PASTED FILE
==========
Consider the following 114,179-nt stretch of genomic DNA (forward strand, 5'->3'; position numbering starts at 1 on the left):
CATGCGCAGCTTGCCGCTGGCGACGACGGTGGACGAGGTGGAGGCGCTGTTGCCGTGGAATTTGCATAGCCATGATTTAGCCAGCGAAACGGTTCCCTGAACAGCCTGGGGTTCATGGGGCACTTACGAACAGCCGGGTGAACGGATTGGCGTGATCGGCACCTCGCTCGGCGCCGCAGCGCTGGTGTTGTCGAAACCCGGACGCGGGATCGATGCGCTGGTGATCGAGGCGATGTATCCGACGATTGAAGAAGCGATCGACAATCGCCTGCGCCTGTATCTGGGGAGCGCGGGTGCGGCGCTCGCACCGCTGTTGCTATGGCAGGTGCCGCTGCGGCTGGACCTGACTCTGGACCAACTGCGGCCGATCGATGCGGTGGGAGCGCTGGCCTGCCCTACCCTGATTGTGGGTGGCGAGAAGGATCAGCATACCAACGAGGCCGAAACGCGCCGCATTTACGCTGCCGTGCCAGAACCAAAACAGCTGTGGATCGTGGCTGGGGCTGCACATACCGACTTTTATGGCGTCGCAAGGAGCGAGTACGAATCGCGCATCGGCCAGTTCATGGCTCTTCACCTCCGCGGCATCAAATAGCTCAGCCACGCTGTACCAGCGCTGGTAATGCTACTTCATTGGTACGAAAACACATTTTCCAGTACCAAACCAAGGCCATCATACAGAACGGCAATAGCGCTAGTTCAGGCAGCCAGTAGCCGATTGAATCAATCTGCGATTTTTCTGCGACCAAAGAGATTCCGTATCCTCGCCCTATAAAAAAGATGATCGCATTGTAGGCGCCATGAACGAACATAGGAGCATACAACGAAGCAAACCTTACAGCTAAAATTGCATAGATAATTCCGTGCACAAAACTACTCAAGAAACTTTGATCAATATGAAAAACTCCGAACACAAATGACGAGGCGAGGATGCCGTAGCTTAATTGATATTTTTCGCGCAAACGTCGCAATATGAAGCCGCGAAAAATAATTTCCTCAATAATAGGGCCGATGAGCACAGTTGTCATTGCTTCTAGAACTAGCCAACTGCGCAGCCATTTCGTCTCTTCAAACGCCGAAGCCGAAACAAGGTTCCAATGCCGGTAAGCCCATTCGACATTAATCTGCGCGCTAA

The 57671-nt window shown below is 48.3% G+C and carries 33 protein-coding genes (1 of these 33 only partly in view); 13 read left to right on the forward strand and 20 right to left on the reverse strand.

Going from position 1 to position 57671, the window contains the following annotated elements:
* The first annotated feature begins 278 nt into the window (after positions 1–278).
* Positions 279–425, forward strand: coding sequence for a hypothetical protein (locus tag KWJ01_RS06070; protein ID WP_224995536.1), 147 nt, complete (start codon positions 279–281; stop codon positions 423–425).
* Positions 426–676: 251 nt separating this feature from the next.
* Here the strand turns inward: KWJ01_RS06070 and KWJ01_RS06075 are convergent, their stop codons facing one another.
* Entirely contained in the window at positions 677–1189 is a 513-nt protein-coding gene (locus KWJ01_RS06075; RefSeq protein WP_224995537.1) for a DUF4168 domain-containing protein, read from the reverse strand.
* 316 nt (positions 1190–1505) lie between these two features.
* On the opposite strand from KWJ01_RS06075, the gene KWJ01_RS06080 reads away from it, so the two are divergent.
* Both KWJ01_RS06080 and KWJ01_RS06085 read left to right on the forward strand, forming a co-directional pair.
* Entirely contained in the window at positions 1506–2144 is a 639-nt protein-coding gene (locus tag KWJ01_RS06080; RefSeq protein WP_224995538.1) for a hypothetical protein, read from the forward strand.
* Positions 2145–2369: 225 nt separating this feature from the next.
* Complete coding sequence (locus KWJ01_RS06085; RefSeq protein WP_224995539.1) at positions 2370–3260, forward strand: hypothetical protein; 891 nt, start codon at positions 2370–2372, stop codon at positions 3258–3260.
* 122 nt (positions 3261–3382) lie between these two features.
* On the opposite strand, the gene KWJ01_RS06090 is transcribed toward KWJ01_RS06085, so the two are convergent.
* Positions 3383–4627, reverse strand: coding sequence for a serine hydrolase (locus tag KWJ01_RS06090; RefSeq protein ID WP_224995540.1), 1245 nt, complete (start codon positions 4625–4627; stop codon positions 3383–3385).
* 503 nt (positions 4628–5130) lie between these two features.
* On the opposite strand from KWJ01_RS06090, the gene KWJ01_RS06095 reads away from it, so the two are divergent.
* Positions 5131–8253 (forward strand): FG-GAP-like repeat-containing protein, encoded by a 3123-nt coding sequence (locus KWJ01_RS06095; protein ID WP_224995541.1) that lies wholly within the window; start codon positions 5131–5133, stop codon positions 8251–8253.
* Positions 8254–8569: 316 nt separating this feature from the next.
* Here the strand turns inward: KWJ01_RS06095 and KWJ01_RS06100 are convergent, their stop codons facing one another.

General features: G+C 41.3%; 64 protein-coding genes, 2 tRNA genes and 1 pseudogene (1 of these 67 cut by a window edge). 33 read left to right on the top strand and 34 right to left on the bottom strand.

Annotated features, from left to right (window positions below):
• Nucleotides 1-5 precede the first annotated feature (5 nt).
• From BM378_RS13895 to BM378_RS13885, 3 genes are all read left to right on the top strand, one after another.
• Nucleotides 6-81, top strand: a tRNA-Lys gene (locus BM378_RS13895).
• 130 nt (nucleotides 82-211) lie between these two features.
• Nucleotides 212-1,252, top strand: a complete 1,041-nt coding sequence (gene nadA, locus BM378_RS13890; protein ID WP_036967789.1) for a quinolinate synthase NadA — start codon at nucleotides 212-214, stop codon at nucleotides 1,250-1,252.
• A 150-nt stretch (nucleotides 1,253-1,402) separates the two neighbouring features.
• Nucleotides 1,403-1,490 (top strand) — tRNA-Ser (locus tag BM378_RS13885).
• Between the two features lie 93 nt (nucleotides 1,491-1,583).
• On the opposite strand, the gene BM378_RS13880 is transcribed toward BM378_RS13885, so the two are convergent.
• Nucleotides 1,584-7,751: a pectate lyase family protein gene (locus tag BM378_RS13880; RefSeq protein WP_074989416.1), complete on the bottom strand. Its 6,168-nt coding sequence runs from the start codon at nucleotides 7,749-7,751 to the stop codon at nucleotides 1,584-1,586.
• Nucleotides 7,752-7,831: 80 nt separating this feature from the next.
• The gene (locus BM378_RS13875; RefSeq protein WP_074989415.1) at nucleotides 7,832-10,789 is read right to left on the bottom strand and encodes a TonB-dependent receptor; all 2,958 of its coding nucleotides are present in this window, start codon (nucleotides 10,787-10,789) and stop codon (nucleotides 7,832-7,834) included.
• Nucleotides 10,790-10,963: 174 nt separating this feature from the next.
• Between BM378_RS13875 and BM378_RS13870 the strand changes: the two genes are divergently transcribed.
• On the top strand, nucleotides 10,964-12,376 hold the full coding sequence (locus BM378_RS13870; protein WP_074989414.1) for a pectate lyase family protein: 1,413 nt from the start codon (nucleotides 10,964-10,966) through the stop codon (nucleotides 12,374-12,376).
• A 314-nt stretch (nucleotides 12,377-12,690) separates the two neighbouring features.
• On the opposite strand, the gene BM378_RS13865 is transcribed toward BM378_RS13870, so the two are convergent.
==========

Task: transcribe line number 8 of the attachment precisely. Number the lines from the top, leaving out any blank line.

* Here the strand turns inward: KWJ01_RS06070 and KWJ01_RS06075 are convergent, their stop codons facing one another.